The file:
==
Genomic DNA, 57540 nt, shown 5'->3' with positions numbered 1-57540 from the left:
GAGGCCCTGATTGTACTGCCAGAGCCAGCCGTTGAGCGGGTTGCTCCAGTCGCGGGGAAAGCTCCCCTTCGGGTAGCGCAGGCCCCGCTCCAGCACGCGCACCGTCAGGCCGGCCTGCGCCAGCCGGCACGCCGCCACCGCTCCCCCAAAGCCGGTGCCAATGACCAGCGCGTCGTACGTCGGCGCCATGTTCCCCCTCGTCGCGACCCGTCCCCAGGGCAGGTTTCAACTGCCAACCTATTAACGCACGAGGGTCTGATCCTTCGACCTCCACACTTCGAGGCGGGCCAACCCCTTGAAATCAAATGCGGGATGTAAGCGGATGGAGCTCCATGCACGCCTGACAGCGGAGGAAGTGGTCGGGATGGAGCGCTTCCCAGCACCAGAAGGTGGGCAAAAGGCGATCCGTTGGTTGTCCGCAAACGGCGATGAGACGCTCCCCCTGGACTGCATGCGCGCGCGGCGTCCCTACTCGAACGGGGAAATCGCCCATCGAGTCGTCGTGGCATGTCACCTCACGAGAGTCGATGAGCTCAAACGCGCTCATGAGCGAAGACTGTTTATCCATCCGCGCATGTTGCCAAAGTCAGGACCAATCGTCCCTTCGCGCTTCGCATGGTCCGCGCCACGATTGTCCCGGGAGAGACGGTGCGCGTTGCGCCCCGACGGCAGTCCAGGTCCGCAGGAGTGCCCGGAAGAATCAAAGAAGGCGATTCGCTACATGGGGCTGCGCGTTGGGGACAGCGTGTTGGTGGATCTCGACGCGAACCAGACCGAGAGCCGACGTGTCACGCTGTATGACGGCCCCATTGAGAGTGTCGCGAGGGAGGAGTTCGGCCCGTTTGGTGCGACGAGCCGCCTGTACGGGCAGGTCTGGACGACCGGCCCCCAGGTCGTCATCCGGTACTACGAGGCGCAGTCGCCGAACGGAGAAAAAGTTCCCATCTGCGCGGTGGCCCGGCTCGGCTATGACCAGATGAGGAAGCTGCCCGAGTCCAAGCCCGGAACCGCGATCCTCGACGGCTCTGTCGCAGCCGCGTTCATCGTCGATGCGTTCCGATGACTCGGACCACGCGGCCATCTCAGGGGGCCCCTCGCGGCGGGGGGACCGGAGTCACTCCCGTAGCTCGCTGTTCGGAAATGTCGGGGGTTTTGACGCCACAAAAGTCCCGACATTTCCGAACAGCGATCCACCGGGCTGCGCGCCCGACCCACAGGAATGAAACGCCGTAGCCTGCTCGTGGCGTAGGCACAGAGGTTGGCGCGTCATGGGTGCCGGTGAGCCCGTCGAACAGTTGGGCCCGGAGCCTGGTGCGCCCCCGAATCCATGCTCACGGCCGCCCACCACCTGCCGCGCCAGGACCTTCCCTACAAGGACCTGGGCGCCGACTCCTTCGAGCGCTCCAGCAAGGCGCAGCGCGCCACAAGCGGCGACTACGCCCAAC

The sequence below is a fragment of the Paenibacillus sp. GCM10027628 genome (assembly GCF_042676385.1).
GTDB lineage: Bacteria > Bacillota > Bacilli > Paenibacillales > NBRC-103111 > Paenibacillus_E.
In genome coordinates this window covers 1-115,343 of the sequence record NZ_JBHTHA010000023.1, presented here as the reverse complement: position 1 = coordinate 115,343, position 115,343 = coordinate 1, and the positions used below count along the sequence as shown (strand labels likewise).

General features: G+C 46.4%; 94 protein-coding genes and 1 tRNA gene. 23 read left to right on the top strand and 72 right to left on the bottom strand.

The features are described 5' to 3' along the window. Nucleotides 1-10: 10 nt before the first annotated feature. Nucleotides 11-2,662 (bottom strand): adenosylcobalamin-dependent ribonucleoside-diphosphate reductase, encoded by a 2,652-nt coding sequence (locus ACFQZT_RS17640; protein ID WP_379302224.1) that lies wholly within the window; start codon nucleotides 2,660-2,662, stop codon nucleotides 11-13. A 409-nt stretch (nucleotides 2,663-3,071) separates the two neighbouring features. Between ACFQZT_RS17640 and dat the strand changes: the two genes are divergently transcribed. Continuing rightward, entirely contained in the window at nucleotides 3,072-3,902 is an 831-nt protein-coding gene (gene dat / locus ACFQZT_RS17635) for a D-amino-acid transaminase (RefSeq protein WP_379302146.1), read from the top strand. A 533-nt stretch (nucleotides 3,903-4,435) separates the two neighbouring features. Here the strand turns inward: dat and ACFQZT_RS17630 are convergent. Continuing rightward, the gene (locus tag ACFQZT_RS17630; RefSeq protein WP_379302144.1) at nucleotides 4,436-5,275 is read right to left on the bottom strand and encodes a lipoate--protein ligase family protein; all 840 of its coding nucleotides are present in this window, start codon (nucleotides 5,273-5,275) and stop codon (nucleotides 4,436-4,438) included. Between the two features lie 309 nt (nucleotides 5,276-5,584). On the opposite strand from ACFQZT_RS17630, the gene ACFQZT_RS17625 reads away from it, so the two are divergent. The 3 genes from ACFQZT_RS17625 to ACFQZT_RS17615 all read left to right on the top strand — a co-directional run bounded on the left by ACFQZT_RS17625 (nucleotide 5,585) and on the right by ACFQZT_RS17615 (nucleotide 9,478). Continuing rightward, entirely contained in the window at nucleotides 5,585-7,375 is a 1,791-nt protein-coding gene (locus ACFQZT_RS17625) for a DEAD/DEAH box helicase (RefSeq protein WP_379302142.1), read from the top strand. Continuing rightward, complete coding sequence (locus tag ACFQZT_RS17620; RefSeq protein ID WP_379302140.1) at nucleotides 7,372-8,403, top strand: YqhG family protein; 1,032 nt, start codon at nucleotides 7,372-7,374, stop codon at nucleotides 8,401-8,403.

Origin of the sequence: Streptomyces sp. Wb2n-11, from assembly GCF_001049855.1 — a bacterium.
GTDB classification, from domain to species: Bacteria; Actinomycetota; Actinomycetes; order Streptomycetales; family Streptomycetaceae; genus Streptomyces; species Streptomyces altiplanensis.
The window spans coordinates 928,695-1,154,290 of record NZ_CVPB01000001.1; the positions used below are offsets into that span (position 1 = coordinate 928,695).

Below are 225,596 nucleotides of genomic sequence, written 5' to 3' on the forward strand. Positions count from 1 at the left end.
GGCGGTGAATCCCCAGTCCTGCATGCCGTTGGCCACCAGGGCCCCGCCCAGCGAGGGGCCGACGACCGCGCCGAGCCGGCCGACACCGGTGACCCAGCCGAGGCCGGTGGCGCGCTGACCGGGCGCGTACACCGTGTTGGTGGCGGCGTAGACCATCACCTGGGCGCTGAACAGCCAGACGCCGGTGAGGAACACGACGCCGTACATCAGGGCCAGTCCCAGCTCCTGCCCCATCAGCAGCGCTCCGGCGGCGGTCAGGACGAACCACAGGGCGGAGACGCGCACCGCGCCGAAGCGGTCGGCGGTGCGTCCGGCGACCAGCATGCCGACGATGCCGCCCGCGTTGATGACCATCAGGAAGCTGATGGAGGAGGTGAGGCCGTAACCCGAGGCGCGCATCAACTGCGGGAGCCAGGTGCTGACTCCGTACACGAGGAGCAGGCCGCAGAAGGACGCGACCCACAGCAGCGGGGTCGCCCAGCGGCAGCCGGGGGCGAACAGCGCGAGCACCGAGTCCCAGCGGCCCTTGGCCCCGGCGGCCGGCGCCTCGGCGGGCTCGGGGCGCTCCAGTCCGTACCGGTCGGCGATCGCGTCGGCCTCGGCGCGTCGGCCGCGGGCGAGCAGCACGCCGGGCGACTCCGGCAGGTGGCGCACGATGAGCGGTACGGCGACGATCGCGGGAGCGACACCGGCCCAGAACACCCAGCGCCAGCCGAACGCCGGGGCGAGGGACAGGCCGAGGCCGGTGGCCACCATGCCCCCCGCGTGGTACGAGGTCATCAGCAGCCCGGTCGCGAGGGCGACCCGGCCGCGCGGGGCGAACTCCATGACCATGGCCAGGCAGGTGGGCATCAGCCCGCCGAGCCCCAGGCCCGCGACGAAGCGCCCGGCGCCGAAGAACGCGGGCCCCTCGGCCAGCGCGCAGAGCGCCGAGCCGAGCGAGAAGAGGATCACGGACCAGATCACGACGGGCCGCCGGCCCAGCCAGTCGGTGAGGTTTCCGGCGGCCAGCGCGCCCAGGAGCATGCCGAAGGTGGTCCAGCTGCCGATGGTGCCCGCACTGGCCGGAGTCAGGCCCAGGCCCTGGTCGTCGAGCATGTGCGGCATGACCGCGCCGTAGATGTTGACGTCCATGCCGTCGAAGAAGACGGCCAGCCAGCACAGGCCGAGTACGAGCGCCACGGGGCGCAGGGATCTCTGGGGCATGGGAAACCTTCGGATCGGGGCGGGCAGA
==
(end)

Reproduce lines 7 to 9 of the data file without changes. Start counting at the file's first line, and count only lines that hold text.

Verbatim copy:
The features are described 5' to 3' along the window. Nucleotides 1-10: 10 nt before the first annotated feature. Nucleotides 11-2,662 (bottom strand): adenosylcobalamin-dependent ribonucleoside-diphosphate reductase, encoded by a 2,652-nt coding sequence (locus ACFQZT_RS17640; protein ID WP_379302224.1) that lies wholly within the window; start codon nucleotides 2,660-2,662, stop codon nucleotides 11-13. A 409-nt stretch (nucleotides 2,663-3,071) separates the two neighbouring features. Between ACFQZT_RS17640 and dat the strand changes: the two genes are divergently transcribed. Continuing rightward, entirely contained in the window at nucleotides 3,072-3,902 is an 831-nt protein-coding gene (gene dat / locus ACFQZT_RS17635) for a D-amino-acid transaminase (RefSeq protein WP_379302146.1), read from the top strand. A 533-nt stretch (nucleotides 3,903-4,435) separates the two neighbouring features. Here the strand turns inward: dat and ACFQZT_RS17630 are convergent. Continuing rightward, the gene (locus tag ACFQZT_RS17630; RefSeq protein WP_379302144.1) at nucleotides 4,436-5,275 is read right to left on the bottom strand and encodes a lipoate--protein ligase family protein; all 840 of its coding nucleotides are present in this window, start codon (nucleotides 5,273-5,275) and stop codon (nucleotides 4,436-4,438) included. Between the two features lie 309 nt (nucleotides 5,276-5,584). On the opposite strand from ACFQZT_RS17630, the gene ACFQZT_RS17625 reads away from it, so the two are divergent. The 3 genes from ACFQZT_RS17625 to ACFQZT_RS17615 all read left to right on the top strand — a co-directional run bounded on the left by ACFQZT_RS17625 (nucleotide 5,585) and on the right by ACFQZT_RS17615 (nucleotide 9,478). Continuing rightward, entirely contained in the window at nucleotides 5,585-7,375 is a 1,791-nt protein-coding gene (locus ACFQZT_RS17625) for a DEAD/DEAH box helicase (RefSeq protein WP_379302142.1), read from the top strand. Continuing rightward, complete coding sequence (locus tag ACFQZT_RS17620; RefSeq protein ID WP_379302140.1) at nucleotides 7,372-8,403, top strand: YqhG family protein; 1,032 nt, start codon at nucleotides 7,372-7,374, stop codon at nucleotides 8,401-8,403.

Origin of the sequence: Streptomyces sp. Wb2n-11, from assembly GCF_001049855.1 — a bacterium.
GTDB classification, from domain to species: Bacteria; Actinomycetota; Actinomycetes; order Streptomycetales; family Streptomycetaceae; genus Streptomyces; species Streptomyces altiplanensis.